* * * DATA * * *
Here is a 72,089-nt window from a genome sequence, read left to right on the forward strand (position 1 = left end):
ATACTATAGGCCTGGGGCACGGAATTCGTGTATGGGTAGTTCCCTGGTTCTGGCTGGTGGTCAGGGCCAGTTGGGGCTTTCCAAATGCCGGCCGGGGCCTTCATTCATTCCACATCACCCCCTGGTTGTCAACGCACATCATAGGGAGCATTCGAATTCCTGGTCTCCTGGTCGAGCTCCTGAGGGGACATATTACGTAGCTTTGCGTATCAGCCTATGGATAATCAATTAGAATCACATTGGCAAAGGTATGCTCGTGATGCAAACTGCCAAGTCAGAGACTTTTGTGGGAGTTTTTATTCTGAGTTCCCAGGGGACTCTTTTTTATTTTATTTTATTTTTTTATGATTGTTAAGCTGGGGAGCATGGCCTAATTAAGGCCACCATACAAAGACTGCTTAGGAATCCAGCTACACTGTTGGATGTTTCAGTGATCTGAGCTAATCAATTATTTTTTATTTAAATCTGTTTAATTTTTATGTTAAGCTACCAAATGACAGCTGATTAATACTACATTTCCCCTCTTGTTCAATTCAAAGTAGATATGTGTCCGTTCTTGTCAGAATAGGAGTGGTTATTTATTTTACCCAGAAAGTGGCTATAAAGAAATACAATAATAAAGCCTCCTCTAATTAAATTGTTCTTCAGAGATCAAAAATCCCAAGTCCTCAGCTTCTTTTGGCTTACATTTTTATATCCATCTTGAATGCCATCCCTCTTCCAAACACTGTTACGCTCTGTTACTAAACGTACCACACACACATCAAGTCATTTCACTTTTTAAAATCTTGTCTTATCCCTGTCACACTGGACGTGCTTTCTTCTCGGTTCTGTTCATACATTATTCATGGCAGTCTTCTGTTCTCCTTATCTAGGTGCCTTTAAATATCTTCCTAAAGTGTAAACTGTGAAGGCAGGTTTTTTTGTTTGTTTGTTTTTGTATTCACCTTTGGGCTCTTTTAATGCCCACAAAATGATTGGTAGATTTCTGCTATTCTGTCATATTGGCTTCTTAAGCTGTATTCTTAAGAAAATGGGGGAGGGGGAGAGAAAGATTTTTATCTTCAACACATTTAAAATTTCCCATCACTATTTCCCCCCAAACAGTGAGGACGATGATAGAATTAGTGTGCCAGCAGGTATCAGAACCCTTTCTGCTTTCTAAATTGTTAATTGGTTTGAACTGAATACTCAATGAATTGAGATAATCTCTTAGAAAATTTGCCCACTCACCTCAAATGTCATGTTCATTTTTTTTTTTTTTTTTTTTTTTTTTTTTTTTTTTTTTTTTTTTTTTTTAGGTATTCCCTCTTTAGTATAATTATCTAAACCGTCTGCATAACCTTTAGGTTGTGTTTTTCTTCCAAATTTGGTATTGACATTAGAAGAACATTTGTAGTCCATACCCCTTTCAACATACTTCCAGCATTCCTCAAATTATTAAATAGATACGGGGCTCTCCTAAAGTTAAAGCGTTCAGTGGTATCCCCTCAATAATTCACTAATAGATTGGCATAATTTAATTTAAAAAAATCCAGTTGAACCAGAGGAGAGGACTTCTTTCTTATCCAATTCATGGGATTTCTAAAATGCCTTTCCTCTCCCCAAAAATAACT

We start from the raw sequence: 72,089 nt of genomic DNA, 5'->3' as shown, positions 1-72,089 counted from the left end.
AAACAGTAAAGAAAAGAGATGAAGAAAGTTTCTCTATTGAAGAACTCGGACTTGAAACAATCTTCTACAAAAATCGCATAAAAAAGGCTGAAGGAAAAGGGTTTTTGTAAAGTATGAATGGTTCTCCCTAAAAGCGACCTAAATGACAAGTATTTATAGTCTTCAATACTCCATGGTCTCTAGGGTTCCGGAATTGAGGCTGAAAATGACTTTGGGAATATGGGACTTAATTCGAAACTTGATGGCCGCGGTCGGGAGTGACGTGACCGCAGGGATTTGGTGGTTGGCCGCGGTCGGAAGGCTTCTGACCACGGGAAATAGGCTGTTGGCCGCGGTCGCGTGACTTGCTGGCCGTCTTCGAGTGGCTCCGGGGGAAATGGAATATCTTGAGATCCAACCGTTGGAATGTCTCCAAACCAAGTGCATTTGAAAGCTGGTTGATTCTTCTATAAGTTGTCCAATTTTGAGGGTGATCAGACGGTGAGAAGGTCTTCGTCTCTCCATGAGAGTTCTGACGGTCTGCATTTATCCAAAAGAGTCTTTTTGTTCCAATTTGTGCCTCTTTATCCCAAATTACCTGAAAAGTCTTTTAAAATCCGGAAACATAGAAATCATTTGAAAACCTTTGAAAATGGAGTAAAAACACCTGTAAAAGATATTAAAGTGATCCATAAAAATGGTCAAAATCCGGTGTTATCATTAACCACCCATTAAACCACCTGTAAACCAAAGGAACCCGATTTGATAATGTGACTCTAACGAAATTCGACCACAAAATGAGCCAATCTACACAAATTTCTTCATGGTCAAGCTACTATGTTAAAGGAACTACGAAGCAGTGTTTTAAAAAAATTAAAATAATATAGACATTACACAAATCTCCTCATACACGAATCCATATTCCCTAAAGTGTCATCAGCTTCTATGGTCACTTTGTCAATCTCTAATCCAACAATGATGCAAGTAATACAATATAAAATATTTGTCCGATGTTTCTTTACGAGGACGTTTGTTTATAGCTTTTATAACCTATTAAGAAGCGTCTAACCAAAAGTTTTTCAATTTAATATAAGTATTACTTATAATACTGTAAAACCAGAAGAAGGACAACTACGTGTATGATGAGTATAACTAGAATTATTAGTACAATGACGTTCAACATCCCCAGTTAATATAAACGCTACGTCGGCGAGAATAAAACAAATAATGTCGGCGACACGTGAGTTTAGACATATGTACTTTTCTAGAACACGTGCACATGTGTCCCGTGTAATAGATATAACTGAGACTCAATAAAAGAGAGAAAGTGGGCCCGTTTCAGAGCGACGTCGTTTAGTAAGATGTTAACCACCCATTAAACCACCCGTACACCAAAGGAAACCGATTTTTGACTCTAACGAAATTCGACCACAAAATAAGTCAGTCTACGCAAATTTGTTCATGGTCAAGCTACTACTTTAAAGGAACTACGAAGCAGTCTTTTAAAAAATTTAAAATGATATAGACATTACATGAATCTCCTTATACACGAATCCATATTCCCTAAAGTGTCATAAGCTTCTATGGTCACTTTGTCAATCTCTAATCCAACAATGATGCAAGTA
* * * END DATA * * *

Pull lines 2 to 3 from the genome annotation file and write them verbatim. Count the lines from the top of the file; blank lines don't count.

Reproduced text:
ATACTATAGGCCTGGGGCACGGAATTCGTGTATGGGTAGTTCCCTGGTTCTGGCTGGTGGTCAGGGCCAGTTGGGGCTTTCCAAATGCCGGCCGGGGCCTTCATTCATTCCACATCACCCCCTGGTTGTCAACGCACATCATAGGGAGCATTCGAATTCCTGGTCTCCTGGTCGAGCTCCTGAGGGGACATATTACGTAGCTTTGCGTATCAGCCTATGGATAATCAATTAGAATCACATTGGCAAAGGTATGCTCGTGATGCAAACTGCCAAGTCAGAGACTTTTGTGGGAGTTTTTATTCTGAGTTCCCAGGGGACTCTTTTTTATTTTATTTTATTTTTTTATGATTGTTAAGCTGGGGAGCATGGCCTAATTAAGGCCACCATACAAAGACTGCTTAGGAATCCAGCTACACTGTTGGATGTTTCAGTGATCTGAGCTAATCAATTATTTTTTATTTAAATCTGTTTAATTTTTATGTTAAGCTACCAAATGACAGCTGATTAATACTACATTTCCCCTCTTGTTCAATTCAAAGTAGATATGTGTCCGTTCTTGTCAGAATAGGAGTGGTTATTTATTTTACCCAGAAAGTGGCTATAAAGAAATACAATAATAAAGCCTCCTCTAATTAAATTGTTCTTCAGAGATCAAAAATCCCAAGTCCTCAGCTTCTTTTGGCTTACATTTTTATATCCATCTTGAATGCCATCCCTCTTCCAAACACTGTTACGCTCTGTTACTAAACGTACCACACACACATCAAGTCATTTCACTTTTTAAAATCTTGTCTTATCCCTGTCACACTGGACGTGCTTTCTTCTCGGTTCTGTTCATACATTATTCATGGCAGTCTTCTGTTCTCCTTATCTAGGTGCCTTTAAATATCTTCCTAAAGTGTAAACTGTGAAGGCAGGTTTTTTTGTTTGTTTGTTTTTGTATTCACCTTTGGGCTCTTTTAATGCCCACAAAATGATTGGTAGATTTCTGCTATTCTGTCATATTGGCTTCTTAAGCTGTATTCTTAAGAAAATGGGGGAGGGGGAGAGAAAGATTTTTATCTTCAACACATTTAAAATTTCCCATCACTATTTCCCCCCAAACAGTGAGGACGATGATAGAATTAGTGTGCCAGCAGGTATCAGAACCCTTTCTGCTTTCTAAATTGTTAATTGGTTTGAACTGAATACTCAATGAATTGAGATAATCTCTTAGAAAATTTGCCCACTCACCTCAAATGTCATGTTCATTTTTTTTTTTTTTTTTTTTTTTTTTTTTTTTTTTTTTTTTTTTTTTTTAGGTATTCCCTCTTTAGTATAATTATCTAAACCGTCTGCATAACCTTTAGGTTGTGTTTTTCTTCCAAATTTGGTATTGACATTAGAAGAACATTTGTAGTCCATACCCCTTTCAACATACTTCCAGCATTCCTCAAATTATTAAATAGATACGGGGCTCTCCTAAAGTTAAAGCGTTCAGTGGTATCCCCTCAATAATTCACTAATAGATTGGCATAATTTAATTTAAAAAAATCCAGTTGAACCAGAGGAGAGGACTTCTTTCTTATCCAATTCATGGGATTTCTAAAATGCCTTTCCTCTCCCCAAAAATAACT

We start from the raw sequence: 72,089 nt of genomic DNA, 5'->3' as shown, positions 1-72,089 counted from the left end.